I wanted to share my quad transport slash storage slash FPV groundstation for some time already..
Ordinary tool box, the biggest one from 3-in-1 special offer pack, €15.99 in local hobby store:
When opened, my quadcopter is folded inside with batteries, charger etc:
Plan is to have also the RC transmitter in the same box, there is still room for it. I will have to make some divider for it so it does not get all destroyed while being transported in a car.
This is how the copter looks unfolded:
I have used flamewheel clone arms, some plywood (will use carbon fiber but I did not bother for now..) and aluminium square tube for the fuselage. The tube is drilled to save weight. Flight controller is in the mid section inside the fuselage.
The unfolded arms are not locked in place on the picture so it looks a bit wobbly, but in fact it is quite stiff.. I used bamboo sushi sticks as landing gear to lift the frame so I can mount the camera on the bottom.
The frame is a bit on the heavy side, I will replace it with something lighter when I am in the mood.. But for now it works, and it does not look like flying spaghetti monster..
To the more interesting stuff now: I have used the removable compartment which came with the box to store my FPV gear. The compartment is locked to the lid with two screws and nuts and opens with the lid. While opened, it is held in place by 12AWG wire on the right-hand side:
In the upper-left corner I have 3 antenna connectors - there are hidden 3 separate video receiver modules (cheapo 5.8GHz modules for some 12-14USD excl. postage), each with it's own antenna. There is RSSI comparator which I made using "standalone arduino" - just an Atmega168 chip mounted on prototyping board with 16MHz crystal, some capacitor and hidden spaghetti of wiring. Based on measured RSSI the comparator selects video signal only from receiver with the best quality, and sends only the best video output to the 8inch LCD TV. The TV was some 75 USD from dealextreme, I chose it because google told me that it switches to blue screen only when there really is little to no signal - on picture, the video transmitter was off. Signal switching itself is done by 74HC4052 multiplexer which is controlled by the arduino signal comparator. The nice thing is that it could be scaled up to 8 separate receivers with very little changes - maybe I will do it, once, but for now there was no place on the protoboard anymore :-)There is also composite video-out connector in the lower-left corner, to connect video goggles or recorder.
The whole thing runs of 3S LiPo (voltage on the right LCD). The video modules / comparator / signal selector all work on 5V, so there is hidden UBEC, and it's voltage is displayed on the left LCD. The current consumption is on the analog meter in the middle. It is there only because I really liked how it looks. I have no idea how accurate it is.
The little oled display just shows the measured RSSI values, and which receiver is selected. That is not really needed for the thing to work, but it was quite handy for debugging. You can also see which receiver/antenna is in use by the LED which is bellow the antenna connector. The 3 LEDs flash together while the video transmitter is off.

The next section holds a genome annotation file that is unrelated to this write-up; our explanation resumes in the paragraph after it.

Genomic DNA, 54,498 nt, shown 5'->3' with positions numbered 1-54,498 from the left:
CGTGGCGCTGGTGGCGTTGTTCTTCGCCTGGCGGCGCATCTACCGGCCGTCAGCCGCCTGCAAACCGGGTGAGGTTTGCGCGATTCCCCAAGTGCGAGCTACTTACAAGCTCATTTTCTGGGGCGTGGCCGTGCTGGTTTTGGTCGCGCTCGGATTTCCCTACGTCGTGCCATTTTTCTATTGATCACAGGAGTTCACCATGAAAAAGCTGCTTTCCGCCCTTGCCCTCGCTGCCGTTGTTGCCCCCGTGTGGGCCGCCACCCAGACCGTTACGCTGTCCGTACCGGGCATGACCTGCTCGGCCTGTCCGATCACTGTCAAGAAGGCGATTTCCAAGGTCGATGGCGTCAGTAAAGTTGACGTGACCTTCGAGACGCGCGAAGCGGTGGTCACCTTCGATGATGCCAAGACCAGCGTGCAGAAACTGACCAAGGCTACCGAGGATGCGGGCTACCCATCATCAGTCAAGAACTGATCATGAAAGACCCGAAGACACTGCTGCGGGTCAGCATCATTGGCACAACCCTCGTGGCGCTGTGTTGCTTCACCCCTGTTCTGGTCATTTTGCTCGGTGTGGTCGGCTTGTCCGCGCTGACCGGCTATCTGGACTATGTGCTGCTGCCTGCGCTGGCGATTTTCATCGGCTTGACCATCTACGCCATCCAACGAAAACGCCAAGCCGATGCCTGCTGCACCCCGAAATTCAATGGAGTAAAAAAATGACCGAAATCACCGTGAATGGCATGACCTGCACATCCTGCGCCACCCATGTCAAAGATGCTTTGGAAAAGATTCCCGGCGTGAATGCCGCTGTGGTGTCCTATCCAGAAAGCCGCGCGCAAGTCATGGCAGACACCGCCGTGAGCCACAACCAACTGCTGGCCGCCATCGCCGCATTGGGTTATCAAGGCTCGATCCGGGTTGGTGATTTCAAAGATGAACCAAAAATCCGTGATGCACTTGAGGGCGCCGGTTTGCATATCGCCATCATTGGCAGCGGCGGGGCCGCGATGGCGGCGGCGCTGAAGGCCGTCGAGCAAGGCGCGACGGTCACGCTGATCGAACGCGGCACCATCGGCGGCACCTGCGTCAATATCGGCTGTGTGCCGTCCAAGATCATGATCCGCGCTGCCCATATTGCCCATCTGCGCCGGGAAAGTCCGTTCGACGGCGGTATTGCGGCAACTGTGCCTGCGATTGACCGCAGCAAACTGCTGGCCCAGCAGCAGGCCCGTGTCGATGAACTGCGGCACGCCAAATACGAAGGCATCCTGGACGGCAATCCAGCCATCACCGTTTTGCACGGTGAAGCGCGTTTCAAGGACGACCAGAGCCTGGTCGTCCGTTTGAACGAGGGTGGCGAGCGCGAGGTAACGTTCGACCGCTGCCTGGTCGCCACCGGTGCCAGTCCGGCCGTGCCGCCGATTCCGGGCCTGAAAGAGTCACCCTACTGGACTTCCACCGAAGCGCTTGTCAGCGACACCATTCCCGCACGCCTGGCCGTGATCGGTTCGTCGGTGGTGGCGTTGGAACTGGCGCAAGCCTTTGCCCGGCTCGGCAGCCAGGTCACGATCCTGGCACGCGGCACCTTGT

Picture with antennas - pictured are "stock" omnidirectional whip and flat panel directional linear polarized antennas.
I will use 1 skew-planar circularly polarized omnidirectional antenna and 2 helical directional antennas, 3 to 5 turns, in an angle of each other so that I will cover wider area, without the need of antenna tracker. If I ever scale it up to use all 8 video receivers, I could combine 1 omnidirectional with 7 directional antennas of different turn-count to cover 360 degrees around myself. I do not need that for now though..
This is how the wiring looks like:
I know it is a mess, but you don't see it normally :-)
I wanted to make custom PCB to get rid of all the wires.. and maybe I will, eventually. But none of my friends would believe me then, that I made it myself, if it didn't look like a mess of wiring and hot glue :-) Anyway, normally it is covered and not visible, and there is no stress on the wires, so I do not expect it to fail because of loose wire or connection.
To the end of this post I just want to say thank you all the nice people sharing the knowledge all over the internet - very little of all this comes from my own head - I found tons of material about video diversity receivers (I just don't know why people usually only combine two receivers - one omni and one directional.. the receivers are so cheap and it cost nothing to scale it up a little to get the little bit more land covered), I found many articles about standalone ardino, about video buffers, etc.. I just love the internet :-)
cheers, I hope I inspired someone to try something like this.